An Alabama church properly fired its minister after he admitted having sex with married church members and not telling them he had AIDS, a judge ruled Friday.
Montgomery Circuit Judge Charles Price ruled that the Rev. Juan McFarland did not have a lifetime appointment as pastor of Shiloh Missionary Baptist Church in Montgomery, as he had contended in court.
The judge said the church’s constitution allows the members to vote to terminate the minister and they did that with lopsided votes in October and November.
The church’s deacons and trustees sued McFarland when he continued to show up after an 80-1 vote to fire him on Oct. 5. The judge’s ruling requires McFarland to stay away from the church, return any church property he has and inform the church’s banks that he can’t sign financial documents.
The chairman of the board of deacons, Nathan Williams, said the judge gave the church’s leaders what they wanted.
“Now we’ve got some healing to go through,” he said.
McFarland’s attorney did not return a phone message and email seeking comment.
McFarland, 47, pastored the church near the Alabama State University campus for 23 years before a sermon in August in which he said he had HIV. Then in another sermon in September he made several confessions: He was diagnosed with AIDS in 2003; he had sex with married female church members in the church complex, but not in the sanctuary; he did not tell them about his illness; and he used illegal drugs, including on Sundays.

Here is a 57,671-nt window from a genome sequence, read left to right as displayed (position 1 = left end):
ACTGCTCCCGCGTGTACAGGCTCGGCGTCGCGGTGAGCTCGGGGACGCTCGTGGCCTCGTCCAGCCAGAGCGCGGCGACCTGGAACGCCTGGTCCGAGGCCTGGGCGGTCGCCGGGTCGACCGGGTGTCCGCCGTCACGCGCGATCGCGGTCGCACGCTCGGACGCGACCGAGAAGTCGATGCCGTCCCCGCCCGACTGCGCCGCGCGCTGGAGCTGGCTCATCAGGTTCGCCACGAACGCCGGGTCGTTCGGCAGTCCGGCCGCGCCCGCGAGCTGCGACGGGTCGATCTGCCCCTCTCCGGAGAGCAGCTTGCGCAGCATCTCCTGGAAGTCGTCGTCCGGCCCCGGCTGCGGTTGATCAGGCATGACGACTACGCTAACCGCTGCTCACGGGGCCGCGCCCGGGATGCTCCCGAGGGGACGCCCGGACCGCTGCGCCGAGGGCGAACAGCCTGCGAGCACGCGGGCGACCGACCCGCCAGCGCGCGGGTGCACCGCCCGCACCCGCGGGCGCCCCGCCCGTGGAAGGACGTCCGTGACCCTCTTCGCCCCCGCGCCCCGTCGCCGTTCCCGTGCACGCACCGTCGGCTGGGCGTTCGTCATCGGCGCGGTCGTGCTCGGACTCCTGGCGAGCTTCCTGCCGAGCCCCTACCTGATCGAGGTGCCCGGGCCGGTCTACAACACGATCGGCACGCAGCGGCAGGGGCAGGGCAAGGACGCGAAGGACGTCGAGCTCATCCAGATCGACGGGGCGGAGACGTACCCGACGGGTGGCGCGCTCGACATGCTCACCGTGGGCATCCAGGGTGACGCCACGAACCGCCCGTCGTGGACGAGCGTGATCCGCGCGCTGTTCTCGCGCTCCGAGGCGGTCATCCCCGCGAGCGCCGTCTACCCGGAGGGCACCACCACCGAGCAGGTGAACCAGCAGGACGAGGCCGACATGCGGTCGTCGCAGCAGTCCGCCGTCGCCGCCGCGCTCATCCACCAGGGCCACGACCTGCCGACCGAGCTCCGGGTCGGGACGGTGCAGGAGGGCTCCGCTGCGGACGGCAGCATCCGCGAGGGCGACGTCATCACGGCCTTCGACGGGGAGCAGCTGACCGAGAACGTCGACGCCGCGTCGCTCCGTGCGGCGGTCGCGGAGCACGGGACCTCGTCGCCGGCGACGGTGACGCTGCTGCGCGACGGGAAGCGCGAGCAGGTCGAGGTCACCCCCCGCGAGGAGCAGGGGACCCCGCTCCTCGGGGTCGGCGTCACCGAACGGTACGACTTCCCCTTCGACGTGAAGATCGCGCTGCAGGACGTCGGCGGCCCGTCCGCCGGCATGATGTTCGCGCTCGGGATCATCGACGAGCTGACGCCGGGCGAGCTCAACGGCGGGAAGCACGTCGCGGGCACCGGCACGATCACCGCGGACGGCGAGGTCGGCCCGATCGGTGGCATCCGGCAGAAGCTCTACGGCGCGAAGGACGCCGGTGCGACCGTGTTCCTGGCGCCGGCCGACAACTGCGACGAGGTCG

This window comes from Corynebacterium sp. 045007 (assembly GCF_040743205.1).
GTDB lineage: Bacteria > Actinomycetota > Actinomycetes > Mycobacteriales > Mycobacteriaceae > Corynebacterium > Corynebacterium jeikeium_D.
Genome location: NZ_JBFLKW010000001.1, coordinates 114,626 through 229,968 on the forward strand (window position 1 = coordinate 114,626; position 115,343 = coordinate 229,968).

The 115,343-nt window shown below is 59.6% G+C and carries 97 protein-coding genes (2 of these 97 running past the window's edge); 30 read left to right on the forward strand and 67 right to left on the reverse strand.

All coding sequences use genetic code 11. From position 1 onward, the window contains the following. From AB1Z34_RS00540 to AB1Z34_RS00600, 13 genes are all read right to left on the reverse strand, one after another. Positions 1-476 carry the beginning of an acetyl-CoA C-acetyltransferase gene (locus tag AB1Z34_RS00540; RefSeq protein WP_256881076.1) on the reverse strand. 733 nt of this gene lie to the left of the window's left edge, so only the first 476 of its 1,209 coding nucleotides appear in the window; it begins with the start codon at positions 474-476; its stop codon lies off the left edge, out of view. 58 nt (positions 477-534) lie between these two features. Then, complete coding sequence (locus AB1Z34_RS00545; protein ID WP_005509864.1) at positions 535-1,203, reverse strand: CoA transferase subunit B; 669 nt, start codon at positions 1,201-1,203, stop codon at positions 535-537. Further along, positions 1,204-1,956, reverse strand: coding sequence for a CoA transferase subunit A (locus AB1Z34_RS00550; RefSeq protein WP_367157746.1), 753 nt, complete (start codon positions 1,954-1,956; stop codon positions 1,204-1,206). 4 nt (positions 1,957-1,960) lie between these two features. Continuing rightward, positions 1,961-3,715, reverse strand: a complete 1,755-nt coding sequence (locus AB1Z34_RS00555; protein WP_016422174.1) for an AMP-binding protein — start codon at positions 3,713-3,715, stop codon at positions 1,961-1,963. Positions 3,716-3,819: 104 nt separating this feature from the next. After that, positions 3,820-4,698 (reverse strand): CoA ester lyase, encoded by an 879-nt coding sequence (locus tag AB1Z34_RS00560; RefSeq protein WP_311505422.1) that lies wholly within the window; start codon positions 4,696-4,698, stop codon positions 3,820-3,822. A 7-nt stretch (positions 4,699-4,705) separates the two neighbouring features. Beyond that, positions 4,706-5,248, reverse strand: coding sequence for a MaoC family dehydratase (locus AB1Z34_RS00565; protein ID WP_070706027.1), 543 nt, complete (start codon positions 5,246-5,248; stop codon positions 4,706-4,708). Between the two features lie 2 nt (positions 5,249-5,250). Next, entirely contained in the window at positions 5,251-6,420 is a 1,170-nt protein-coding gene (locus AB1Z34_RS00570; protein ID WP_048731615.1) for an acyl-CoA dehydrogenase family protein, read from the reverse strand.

McFarland’s attorney, Dwayne Brown, contended the church had changed its constitution in January 2013 to give McFarland his job until he either resigned or died. But the judge said the change was not valid because McFarland had attempted to amend the constitution without giving the required two-week notice to members and without a quorum of members present.
McFarland’s attorney also contended the courts had no role in a church dispute. Price wrote that the court was not getting involved in ecclesiastical matters or doctrine, but was resolving a dispute involving control of the assets and property of the 95-year-old church.
At a hearing in the case Monday, McFarland testified briefly with his voice soft and halting. His attorney said he was terminally ill with AIDS.
SOURCE: The Associated Press